A nice blog post by Laura McLay on a few of the paradoxes of cancer screening, and the human reactions to it. Everyone should read this weekend’s NYT article on breast cancer screening, by Peggy Orenstein. Title is Our Feel-Good War on Breast Cancer. One of my reactions to Peggy Orenstein being the author: age really does bring wisdom!
My extended family went through a scare caused by over-testing a few years ago. Nobody was at fault, but different family members have very different responses to uncertainty.
Here is the abstract to the article Laura mentions on prostate screening.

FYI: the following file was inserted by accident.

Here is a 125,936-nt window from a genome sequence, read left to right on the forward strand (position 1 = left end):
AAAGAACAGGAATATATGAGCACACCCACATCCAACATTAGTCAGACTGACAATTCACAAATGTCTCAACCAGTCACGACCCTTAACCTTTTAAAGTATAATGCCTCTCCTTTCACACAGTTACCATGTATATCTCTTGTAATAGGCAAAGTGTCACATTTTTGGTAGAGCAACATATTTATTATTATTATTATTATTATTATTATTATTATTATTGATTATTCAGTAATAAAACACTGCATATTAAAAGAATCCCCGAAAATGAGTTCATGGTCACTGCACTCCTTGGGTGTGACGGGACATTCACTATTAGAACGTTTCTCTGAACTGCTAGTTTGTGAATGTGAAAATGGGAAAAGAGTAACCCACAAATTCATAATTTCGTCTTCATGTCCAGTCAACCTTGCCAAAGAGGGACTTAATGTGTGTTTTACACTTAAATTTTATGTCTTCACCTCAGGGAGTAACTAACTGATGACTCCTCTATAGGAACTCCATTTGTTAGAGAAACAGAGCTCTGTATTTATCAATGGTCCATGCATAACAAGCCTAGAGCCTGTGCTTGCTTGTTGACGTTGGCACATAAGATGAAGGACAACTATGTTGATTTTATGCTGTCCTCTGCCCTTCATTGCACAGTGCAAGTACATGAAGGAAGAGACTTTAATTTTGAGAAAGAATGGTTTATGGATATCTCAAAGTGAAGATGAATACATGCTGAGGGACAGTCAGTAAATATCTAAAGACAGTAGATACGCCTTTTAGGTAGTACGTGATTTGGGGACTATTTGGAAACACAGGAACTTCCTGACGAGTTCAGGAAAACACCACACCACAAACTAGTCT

Debate regarding the prostate-specific antigen (PSA) screening test centers around test reliability and whether screening reduces mortality.1– 3 We consider yet another potential downside to the widespread use of unreliable screening tests: the downstream effect of receiving inconclusive or ambiguous results. When receiving information from screening tests, we usually want to know whether the result is a “yes” or a “no.” Receiving an inconclusive result amounts to a “don’t know”; this situation should have a level of uncertainty regarding the diagnosis similar to that of not conducting the test at all. Yet, we propose that the psychological uncertainty experienced after an inconclusive test result can lead to investigation momentum: additional, and potentially excessive, diagnostic testing. In contrast, not conducting the unreliable test would result in no further action. To investigate this, we evaluated whether receiving an inconclusive result from an unreliable test (the PSA screening), compared with undergoing no test, motivated more individuals to undertake an additional, more invasive and costly, test (a prostate biopsy).